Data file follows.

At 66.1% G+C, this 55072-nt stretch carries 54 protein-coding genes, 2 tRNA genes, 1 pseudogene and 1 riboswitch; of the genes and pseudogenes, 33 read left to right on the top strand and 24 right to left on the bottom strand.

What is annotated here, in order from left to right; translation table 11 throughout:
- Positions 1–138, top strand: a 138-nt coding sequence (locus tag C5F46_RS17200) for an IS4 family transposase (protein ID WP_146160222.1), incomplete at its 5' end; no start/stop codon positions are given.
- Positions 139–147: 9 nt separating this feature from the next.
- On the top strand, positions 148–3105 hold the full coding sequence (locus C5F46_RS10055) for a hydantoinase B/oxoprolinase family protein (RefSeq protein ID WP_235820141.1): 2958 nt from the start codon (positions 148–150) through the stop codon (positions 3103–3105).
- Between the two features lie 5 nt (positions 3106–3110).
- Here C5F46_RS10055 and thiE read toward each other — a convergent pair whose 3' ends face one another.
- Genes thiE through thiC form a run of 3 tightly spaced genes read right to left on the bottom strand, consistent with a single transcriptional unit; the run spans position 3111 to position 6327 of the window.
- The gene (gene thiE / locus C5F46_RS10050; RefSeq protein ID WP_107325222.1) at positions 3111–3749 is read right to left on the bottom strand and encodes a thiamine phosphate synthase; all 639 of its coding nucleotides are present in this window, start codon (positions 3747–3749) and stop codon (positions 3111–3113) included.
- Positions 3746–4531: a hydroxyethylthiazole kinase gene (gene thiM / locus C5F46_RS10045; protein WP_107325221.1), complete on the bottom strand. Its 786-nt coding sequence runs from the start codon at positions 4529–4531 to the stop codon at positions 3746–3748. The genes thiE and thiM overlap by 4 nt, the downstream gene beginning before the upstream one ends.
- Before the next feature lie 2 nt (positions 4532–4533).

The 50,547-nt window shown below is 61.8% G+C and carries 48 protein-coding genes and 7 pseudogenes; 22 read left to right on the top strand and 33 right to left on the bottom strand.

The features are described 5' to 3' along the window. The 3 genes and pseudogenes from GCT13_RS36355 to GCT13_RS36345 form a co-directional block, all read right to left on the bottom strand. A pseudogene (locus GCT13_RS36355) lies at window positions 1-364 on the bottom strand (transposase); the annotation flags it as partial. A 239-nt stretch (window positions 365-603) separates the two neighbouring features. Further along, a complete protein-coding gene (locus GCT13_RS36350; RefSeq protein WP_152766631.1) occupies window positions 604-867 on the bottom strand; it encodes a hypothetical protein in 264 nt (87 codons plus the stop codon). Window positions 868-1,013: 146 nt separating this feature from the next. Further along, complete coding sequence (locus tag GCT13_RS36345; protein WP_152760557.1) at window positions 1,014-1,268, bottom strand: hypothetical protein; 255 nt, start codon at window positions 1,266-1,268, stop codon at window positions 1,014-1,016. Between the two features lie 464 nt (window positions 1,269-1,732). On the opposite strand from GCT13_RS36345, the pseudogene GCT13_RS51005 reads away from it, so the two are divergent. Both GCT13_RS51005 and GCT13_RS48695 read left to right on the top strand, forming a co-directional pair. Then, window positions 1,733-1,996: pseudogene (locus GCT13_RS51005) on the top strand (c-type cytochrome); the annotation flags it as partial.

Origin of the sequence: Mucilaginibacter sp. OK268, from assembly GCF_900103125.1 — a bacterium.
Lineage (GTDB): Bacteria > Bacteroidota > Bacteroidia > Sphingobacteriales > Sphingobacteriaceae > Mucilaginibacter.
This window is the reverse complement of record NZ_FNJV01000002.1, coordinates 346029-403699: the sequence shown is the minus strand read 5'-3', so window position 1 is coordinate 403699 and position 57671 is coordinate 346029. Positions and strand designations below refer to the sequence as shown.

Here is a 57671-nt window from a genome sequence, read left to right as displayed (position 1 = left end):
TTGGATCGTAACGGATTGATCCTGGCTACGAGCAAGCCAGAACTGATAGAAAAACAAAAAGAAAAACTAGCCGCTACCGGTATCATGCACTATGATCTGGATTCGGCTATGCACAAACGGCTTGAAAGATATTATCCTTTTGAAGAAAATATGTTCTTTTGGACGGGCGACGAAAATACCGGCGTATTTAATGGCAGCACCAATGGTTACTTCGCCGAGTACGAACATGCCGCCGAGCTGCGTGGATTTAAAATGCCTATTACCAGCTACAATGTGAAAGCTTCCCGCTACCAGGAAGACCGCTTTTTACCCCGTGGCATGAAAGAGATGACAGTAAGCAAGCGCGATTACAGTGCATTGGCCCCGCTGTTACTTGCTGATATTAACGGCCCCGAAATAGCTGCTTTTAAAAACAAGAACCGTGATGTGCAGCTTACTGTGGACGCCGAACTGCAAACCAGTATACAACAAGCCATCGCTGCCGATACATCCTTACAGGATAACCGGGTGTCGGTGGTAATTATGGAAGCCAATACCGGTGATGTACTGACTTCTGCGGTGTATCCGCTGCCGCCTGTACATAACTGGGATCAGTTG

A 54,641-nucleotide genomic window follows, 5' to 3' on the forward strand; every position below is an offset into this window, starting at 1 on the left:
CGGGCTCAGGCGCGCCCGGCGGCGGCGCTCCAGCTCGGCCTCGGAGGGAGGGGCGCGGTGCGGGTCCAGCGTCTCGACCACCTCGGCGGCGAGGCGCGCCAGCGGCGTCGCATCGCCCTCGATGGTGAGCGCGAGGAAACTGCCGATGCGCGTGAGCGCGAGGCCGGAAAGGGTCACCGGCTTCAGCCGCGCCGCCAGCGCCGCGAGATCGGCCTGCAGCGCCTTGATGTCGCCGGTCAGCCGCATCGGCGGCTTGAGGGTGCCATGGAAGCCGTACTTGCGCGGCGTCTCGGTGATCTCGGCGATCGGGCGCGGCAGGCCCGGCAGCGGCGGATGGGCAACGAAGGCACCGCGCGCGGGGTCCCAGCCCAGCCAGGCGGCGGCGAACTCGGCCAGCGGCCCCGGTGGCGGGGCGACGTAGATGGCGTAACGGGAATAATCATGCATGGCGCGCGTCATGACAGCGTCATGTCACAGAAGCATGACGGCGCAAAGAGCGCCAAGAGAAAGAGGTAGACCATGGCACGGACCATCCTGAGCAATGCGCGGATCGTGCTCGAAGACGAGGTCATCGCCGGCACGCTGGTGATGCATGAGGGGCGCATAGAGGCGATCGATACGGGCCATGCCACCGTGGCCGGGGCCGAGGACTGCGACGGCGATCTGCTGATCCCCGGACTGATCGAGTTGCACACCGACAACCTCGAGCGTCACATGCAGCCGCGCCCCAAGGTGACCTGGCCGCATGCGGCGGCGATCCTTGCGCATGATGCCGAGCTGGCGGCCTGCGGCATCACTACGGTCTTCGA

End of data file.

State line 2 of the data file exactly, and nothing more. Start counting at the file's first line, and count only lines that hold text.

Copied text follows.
What is annotated here, in order from left to right; translation table 11 throughout: